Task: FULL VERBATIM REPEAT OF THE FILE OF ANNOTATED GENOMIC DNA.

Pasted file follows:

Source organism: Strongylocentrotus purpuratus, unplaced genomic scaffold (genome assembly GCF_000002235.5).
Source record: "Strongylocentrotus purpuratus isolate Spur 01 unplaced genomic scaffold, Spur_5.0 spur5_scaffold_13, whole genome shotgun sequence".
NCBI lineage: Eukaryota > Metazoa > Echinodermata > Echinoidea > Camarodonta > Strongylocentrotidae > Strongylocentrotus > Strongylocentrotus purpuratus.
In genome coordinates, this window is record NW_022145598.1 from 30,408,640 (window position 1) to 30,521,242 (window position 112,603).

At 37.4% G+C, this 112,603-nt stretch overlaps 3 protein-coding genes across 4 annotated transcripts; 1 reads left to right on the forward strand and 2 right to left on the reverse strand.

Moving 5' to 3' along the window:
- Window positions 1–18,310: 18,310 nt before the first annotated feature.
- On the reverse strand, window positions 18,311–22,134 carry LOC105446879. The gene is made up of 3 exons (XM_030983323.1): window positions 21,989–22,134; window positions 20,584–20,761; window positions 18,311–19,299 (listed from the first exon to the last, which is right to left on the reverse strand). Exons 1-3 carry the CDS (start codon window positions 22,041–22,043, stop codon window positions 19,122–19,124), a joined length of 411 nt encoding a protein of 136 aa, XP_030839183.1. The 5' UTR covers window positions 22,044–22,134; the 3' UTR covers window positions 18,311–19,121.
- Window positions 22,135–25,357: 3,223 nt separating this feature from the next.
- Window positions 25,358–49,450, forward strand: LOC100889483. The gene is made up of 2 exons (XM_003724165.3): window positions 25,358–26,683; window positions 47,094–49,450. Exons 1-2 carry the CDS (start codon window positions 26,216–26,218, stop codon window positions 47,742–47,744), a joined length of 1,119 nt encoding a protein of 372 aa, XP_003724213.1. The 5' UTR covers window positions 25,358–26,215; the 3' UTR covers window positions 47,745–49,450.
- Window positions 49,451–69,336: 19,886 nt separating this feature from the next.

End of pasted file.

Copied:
Source organism: Strongylocentrotus purpuratus, unplaced genomic scaffold (genome assembly GCF_000002235.5).
Source record: "Strongylocentrotus purpuratus isolate Spur 01 unplaced genomic scaffold, Spur_5.0 spur5_scaffold_13, whole genome shotgun sequence".
NCBI lineage: Eukaryota > Metazoa > Echinodermata > Echinoidea > Camarodonta > Strongylocentrotidae > Strongylocentrotus > Strongylocentrotus purpuratus.
In genome coordinates, this window is record NW_022145598.1 from 30,408,640 (window position 1) to 30,521,242 (window position 112,603).

At 37.4% G+C, this 112,603-nt stretch overlaps 3 protein-coding genes across 4 annotated transcripts; 1 reads left to right on the forward strand and 2 right to left on the reverse strand.

Moving 5' to 3' along the window:
- Window positions 1–18,310: 18,310 nt before the first annotated feature.
- On the reverse strand, window positions 18,311–22,134 carry LOC105446879. The gene is made up of 3 exons (XM_030983323.1): window positions 21,989–22,134; window positions 20,584–20,761; window positions 18,311–19,299 (listed from the first exon to the last, which is right to left on the reverse strand). Exons 1-3 carry the CDS (start codon window positions 22,041–22,043, stop codon window positions 19,122–19,124), a joined length of 411 nt encoding a protein of 136 aa, XP_030839183.1. The 5' UTR covers window positions 22,044–22,134; the 3' UTR covers window positions 18,311–19,121.
- Window positions 22,135–25,357: 3,223 nt separating this feature from the next.
- Window positions 25,358–49,450, forward strand: LOC100889483. The gene is made up of 2 exons (XM_003724165.3): window positions 25,358–26,683; window positions 47,094–49,450. Exons 1-2 carry the CDS (start codon window positions 26,216–26,218, stop codon window positions 47,742–47,744), a joined length of 1,119 nt encoding a protein of 372 aa, XP_003724213.1. The 5' UTR covers window positions 25,358–26,215; the 3' UTR covers window positions 47,745–49,450.
- Window positions 49,451–69,336: 19,886 nt separating this feature from the next.